Satellite images were gathered from June to September for 2 sites in 2013, and for 3 sites in 2014. Early season (June) images showed no correlation to final soybean yield in either year. At both sites in 2013, the late-season (early September) NDVI values showed high correlation to yield (r values of 0.762 and 0.857). The 2014 sites showed less correlation overall, with the highest correlation appearing in the midseason (July/Aug) images at 2 sites (r values of 0.425 and 0.77) and the remaining site showing the highest correlation in September (0.486). Quantile regression was used to see if the seeding rate impacted yield across the yield ranges in each field. Only 4 of the 22 sites (18%) had a majority of the data points fall outside the linear regression, meaning the remaining sites had a consistent relationship between seeding rate and yield throughout the field. However, over 36% of the fields had a negative linear regression slope, which means that yield decreased as seeding rate increased.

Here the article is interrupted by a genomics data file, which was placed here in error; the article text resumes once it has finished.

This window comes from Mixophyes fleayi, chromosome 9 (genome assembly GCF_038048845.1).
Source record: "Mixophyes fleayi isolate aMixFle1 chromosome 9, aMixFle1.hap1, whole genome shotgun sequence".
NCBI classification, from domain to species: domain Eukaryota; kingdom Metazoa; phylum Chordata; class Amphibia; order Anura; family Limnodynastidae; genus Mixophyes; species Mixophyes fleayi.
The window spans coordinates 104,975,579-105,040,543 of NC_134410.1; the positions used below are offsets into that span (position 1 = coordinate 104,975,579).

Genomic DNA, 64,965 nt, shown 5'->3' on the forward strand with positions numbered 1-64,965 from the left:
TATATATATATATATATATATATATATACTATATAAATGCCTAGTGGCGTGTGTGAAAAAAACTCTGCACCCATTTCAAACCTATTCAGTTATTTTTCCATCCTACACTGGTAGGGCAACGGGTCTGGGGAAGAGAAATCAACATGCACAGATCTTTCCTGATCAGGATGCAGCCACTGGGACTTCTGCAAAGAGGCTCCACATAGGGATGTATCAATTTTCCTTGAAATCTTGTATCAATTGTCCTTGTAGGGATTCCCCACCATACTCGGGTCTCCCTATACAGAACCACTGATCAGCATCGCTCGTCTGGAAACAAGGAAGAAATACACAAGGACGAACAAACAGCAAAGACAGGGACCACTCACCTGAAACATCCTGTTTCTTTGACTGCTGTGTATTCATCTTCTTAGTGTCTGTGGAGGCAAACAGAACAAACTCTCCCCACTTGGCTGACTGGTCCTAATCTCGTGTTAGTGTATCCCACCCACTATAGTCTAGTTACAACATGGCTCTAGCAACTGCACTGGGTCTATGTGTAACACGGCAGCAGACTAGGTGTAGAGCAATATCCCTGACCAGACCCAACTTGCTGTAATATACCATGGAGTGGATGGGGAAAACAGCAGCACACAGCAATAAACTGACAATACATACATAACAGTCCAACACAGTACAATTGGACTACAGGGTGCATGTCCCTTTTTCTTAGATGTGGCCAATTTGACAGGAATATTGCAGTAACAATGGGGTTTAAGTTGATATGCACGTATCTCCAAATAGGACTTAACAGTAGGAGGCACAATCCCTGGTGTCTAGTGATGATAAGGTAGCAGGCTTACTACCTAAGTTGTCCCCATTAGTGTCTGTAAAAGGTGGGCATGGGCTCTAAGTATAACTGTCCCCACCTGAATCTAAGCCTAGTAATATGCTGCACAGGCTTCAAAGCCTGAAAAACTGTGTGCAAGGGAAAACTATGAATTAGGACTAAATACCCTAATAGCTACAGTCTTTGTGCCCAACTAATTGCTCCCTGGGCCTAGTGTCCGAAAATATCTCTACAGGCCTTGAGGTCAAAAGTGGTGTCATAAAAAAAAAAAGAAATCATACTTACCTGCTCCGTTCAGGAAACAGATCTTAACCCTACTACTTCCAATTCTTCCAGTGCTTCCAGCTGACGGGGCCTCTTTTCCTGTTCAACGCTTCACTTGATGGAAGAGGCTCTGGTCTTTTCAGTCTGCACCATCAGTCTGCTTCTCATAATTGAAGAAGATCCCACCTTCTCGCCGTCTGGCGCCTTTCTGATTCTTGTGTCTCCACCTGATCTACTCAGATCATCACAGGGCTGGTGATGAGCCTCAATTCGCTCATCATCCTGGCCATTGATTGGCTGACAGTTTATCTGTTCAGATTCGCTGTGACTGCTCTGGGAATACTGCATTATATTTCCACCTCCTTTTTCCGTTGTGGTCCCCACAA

Soil symbol was by far the most important variable for predicting soybean yield in both the 2013 and 2014 statewide pooled data sets. This could be useful for wide-ranging recommendations and statewide research. However, elevation and the soil sampling factors of phosphorus, potassium, organic matter and pH were the most important predictors when looking at fields on an individual basis. Since this type of analysis is possible for many growers and agronomists, these factors should be more useful for specific fields if the data are available.
NDVI and other aerial imagery data were unable to accurately predict soybean yield until mid- to late-summer and were more accurate during the 2013 growing season when many fields were exhibiting late-season stress. It also appears that scale is an important factor when determining the predictors best for characterizing soybean yield due to the differences between the pooled and individual data sets.